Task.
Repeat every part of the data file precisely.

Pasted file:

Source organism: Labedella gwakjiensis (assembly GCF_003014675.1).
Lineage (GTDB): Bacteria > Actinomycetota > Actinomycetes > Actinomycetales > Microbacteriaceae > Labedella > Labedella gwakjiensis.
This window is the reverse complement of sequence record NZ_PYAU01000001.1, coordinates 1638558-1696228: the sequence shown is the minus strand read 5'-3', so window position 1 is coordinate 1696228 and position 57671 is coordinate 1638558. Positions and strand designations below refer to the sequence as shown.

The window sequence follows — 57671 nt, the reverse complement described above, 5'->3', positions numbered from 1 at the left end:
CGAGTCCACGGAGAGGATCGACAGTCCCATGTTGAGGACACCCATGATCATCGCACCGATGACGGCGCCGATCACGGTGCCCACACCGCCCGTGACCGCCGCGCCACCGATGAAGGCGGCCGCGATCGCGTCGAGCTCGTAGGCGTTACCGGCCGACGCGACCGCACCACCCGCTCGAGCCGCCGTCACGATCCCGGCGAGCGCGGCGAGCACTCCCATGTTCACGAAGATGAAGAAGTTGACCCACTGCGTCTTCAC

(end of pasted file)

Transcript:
Source organism: Labedella gwakjiensis (assembly GCF_003014675.1).
Lineage (GTDB): Bacteria > Actinomycetota > Actinomycetes > Actinomycetales > Microbacteriaceae > Labedella > Labedella gwakjiensis.
This window is the reverse complement of sequence record NZ_PYAU01000001.1, coordinates 1638558-1696228: the sequence shown is the minus strand read 5'-3', so window position 1 is coordinate 1696228 and position 57671 is coordinate 1638558. Positions and strand designations below refer to the sequence as shown.

The window sequence follows — 57671 nt, the reverse complement described above, 5'->3', positions numbered from 1 at the left end:
CGAGTCCACGGAGAGGATCGACAGTCCCATGTTGAGGACACCCATGATCATCGCACCGATGACGGCGCCGATCACGGTGCCCACACCGCCCGTGACCGCCGCGCCACCGATGAAGGCGGCCGCGATCGCGTCGAGCTCGTAGGCGTTACCGGCCGACGCGACCGCACCACCCGCTCGAGCCGCCGTCACGATCCCGGCGAGCGCGGCGAGCACTCCCATGTTCACGAAGATGAAGAAGTTGACCCACTGCGTCTTCAC